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You Bad Lady! (by Steph @ The Red Clay Diaries)

When I first decided to invite other bloggers to guest post here on Hey Look a Chicken, I began with my friends and cohorts from The Fellowship of the Traveling Smartypants, which I started because I had this great idea that a few of us would take turns guest posting on each other’s blogs, but that got complicated with scheduling and I’m pretty sure math was involved. How did I make the jump from rotating guest posts to a blog about nothing? I don’t know. But that’s not important right now…

To date, many of my friends have written guest posts for me already. Some more than one. But Steph, going to great lengths to prove that I am NOT the boss of her, has waited until now to send me a guest post. Was it worth waiting for? I think so, yes. But how could you go wrong with someone who writes a blog post entitled Beware the Ass Clown? I’m sure you see my point. Here’s her Oh-so-fancy and official Bio:

Writer, wife, traveler, mom, blogger, humorist, editor, Spanish-speaker, social media admin for John C Maxwell (@johncmaxwell).

And now, after the longest intro in the history of HLAC, here’s Steph:

“You bad lady! Let us do living!”

His voice carried from the front door of the bus as I made my way back to my seat. I don’t know why he was complaining. It’s not like I did what I wanted to: yank that whistle out of his mouth and ram it up his nose.

All I did was shoulder my way between him and his mark.

You know, I really like foreign travel. And I don’t think I’m an Ugly American. I don’t whine at the lack of cheeseburgers in kosher restaurants. I resist the impulse to wander in large groups down the middle of crowded sidewalks. I LIKE foreign languages and I KNOW how hard it is to learn one, so I never make fun of nationals’ attempts to speak English to me.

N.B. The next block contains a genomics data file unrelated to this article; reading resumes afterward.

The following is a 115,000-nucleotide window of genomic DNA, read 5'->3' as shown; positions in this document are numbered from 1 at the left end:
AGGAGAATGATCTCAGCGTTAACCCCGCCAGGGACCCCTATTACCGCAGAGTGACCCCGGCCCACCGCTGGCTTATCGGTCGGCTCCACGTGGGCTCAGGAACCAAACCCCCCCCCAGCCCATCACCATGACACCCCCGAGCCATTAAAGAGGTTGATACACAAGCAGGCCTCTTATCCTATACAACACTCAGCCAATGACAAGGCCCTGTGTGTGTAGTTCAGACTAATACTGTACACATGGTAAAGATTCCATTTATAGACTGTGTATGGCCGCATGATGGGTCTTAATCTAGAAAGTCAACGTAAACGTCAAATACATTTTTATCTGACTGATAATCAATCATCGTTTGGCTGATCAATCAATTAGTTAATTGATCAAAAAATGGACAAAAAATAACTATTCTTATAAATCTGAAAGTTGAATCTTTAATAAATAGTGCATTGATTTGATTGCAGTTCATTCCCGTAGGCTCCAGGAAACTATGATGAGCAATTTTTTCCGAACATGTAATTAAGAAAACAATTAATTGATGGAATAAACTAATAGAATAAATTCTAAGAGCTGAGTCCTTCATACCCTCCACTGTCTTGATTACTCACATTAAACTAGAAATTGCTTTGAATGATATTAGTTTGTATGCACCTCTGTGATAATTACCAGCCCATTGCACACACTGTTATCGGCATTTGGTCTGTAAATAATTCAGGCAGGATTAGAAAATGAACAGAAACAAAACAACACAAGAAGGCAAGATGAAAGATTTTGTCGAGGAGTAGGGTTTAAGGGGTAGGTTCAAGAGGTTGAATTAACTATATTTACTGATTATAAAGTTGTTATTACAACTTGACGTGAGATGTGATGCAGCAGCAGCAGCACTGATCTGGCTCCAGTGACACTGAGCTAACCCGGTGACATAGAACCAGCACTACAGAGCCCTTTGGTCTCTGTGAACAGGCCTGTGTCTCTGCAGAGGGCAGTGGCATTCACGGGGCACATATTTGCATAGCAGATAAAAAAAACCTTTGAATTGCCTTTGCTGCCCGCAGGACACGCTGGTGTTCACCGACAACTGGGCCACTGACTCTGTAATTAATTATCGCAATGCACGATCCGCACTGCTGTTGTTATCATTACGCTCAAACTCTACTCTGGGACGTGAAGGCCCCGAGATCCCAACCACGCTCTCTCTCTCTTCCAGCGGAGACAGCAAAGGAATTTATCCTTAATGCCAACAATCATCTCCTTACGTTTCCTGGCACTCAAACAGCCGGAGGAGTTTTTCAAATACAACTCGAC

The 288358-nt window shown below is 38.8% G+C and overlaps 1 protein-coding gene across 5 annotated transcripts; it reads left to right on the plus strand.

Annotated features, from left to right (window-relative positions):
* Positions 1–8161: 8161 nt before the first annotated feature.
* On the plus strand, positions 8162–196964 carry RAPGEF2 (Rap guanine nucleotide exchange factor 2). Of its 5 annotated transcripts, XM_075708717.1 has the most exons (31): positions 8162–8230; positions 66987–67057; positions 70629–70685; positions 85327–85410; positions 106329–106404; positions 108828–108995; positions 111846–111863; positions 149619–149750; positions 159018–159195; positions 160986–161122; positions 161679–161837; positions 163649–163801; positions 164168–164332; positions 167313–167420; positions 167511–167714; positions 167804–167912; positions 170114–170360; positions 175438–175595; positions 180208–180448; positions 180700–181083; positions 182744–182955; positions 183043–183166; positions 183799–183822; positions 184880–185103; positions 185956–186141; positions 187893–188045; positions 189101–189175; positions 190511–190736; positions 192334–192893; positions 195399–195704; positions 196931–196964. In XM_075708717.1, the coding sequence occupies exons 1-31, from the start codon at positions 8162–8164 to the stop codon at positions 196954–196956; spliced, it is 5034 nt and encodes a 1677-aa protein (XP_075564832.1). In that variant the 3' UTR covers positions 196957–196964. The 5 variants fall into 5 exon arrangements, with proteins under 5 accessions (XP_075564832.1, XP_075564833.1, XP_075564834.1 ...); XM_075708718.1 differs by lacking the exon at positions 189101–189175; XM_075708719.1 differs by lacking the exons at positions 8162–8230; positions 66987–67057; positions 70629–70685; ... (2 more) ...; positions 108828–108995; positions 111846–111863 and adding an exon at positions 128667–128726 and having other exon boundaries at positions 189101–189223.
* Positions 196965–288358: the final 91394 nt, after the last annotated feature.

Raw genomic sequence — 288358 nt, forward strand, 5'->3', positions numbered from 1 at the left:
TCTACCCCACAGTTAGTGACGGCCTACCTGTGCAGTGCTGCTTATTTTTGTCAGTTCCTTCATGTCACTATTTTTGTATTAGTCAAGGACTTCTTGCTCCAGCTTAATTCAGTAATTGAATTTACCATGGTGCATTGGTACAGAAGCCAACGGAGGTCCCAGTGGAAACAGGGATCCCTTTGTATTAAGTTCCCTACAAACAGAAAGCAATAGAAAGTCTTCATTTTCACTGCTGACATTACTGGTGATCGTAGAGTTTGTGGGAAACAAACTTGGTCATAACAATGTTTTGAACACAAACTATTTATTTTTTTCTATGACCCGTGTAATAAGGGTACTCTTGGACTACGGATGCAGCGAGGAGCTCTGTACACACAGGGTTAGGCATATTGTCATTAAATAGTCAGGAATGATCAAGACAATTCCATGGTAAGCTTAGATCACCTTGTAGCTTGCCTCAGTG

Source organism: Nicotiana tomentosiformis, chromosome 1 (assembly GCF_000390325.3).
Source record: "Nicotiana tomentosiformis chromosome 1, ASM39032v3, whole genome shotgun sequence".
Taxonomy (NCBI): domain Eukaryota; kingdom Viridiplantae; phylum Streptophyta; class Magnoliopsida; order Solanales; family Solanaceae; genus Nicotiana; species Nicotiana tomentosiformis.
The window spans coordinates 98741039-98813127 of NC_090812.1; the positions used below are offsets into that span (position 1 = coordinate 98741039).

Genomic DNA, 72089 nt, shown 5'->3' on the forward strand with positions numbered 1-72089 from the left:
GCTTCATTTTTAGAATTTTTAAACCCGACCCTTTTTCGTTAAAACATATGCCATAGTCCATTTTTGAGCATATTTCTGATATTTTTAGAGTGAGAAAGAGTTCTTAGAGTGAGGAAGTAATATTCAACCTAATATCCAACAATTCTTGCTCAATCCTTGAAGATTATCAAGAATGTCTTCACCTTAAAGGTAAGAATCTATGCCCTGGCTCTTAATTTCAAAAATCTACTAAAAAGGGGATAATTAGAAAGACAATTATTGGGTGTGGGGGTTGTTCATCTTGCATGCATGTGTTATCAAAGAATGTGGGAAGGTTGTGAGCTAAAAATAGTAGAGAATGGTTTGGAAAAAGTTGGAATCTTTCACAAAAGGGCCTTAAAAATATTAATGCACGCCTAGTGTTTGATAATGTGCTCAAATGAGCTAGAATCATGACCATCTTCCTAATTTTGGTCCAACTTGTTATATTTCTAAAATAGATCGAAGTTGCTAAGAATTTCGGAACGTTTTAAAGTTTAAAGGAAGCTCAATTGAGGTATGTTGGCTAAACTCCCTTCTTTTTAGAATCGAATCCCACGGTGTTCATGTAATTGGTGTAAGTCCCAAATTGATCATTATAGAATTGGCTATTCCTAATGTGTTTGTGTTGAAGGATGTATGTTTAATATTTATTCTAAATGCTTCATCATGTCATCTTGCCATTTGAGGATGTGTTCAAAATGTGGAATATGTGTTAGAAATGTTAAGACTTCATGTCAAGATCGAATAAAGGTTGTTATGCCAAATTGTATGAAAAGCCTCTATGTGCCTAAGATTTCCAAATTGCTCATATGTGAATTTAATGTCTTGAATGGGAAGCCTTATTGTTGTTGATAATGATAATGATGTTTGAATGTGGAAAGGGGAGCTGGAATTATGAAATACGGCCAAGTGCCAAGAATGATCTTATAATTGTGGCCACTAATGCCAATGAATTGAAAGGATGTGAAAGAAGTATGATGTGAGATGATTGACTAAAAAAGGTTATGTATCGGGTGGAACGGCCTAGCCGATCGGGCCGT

See? I’m mostly a delight. But I really can’t help it if I react badly to two groups of people encountered by tourists in some countries: street vendors and lechers.

Maybe it was my first visit to Mexico City. Or more specifically, my first ride on the subway there. To get even more specific, it was my first …um… contact with the local populace.

Without going into graphic detail, I’ll just say that Mexico City is the first city I’d ever heard of to have (and need) women-only subway cars during rush hour. After that first ride, I developed the following strategies for travel as a woman on (unisex) subway trains:

  1. Stand in a group, whenever possible. With all the females in the center, surrounded by the guys. Kind of like how water buffalo protect their young from hyenas.
  2. Failing #1, always find a wall. And stand against it. Facing the rest of the train. With arms crossed and a vicious look in your eye.
  3. When entering or exiting trains (or really walking through any crowded area), pay attention to your immediate surroundings. And carry a backpack, slung low. Swinging it violently and unpredictably.
  4. If contact is made, don’t even try to guess where it came from. Your stinkeye will be answered by leering – but blank – stares from each of the 15 men pressed up against you by the crowd.

By the end of six weeks there, I had the stinkeye and wall strategy down. And on my final train ride, I knew I’d perfected the backpack swing when the guy I “accidentally” hit actually said “OOF!” and stumbled backward.

My strategy for dealing with street vendors came out of a less violating experience. Unless you count being “taken” for a sarape as a violation.

(I didn’t actually ever buy a sarape. I just like saying it. SARAPE.)

Charging tourists double seems to be the locals’ entertainment in those souvenir markets. And it annoys me. What annoys me more is when they take advantage of Westerners’ general openness. Make eye contact and they descend like vultures.

So on that day in Israel when Whistle Man shoved a pennywhistle (that he was selling for MUCH MORE than a penny) under the nose of the nice older lady in our group, and she looked him in they eye, smiled sweetly, and said, “No, thank you,” I knew it was…

My Time to Shine.

With a mighty leap, I caught up. She was shuffling a little faster toward the bus, still smiling apologetically.

“Tweedle-eedle-eedle!” he blew the whistle in her ear. “Only ten shekels! You want for your kids?! They like! See? I have beads too! Three string for twenty shekels! Is good deal!”